A Toyota Prius recall has been issued for the Japanese motor company’s hot selling hybrid vehicle. 1.9 million cars are potentially affected by a software defect that could cause them to go into a failsafe mode. Almost half of those impacted were sold in Japan, while another 700,000 were sold in the U.S.
The Toyota Prius recall is a result of a malfunction in the control ECU and hybrid control ECU software on several 2010-2014 models. Most of those vehicles sold are susceptible to high thermal temperatures, potentially causing the transistors to become damaged. Drivers will be made aware of the danger by warning lights and the vehicle entering a failsafe mode. It is possible that the entire vehicle may shut down if this happens.
Toyota has recalled several other of their vehicles besides the Prius. The 2012 Toyota RAV4, 2012-2013 Toyota Tacoma, and 2012-2013 Lexus RX 350 models are all impacted by a separate issue affecting the Vehicle Stability Control, Anti-lock Brake, and Traction Control functions. No one has been reported injured yet as a result of the software defects, but the best selling motor company is not taking any chances.
Back in 2012, another large recall was issued by Toyota. The company suffered in consumer safety ratings because of the number of vehicles that have faced issues in recent year. Current President Akio Toyoda, grandson of the founder, has worked hard to bring the company back into profitability. While sales have soared, recalls like the most recent one have put quality control doubts in the minds of consumers.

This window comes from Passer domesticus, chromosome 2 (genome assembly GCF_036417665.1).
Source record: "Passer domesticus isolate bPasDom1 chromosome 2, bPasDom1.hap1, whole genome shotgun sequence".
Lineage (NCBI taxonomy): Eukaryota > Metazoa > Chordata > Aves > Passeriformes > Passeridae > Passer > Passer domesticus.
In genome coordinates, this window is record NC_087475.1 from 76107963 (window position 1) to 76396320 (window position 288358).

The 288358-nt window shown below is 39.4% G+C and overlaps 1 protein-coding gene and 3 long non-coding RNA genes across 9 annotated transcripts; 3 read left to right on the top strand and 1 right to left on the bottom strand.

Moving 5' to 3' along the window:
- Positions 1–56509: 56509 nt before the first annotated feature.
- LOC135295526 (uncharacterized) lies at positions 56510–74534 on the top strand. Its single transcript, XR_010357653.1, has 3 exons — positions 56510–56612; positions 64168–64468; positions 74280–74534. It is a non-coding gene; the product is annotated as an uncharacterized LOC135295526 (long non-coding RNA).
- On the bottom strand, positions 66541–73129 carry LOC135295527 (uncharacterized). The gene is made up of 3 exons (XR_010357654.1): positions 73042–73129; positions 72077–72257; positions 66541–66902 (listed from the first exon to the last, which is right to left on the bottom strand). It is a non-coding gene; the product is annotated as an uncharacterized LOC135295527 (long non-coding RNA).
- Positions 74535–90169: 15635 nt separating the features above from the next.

Of course another way of looking at the Toyota Prius recall is that the company is relentless in their pursuit of excellence. The decision to change out the software is voluntary on the part of the consumer and so far there have been no reports of issues. Because of the hefty amount of vehicles needing repair in recent years, the company is hoping to be pre-emptive even about minor issues.
“My impression is Toyota is recalling more often, even with very minor flaws,” said Yuuki Sakurai, the Tokyo-based president of Fukoku Capital Management Inc. “Toyota learned its lesson from the big recalls in 2009 and 2010.”
The Prius is known for being the best valued car on the market. Based on how much consumers pay per mile, it is hard to argue about the value of the car. But will consumer get tired of what is seemingly becoming a yearly issue? Only time will tell if this latest Toyota Prius recall will affect the profitability of the world’s best selling car company.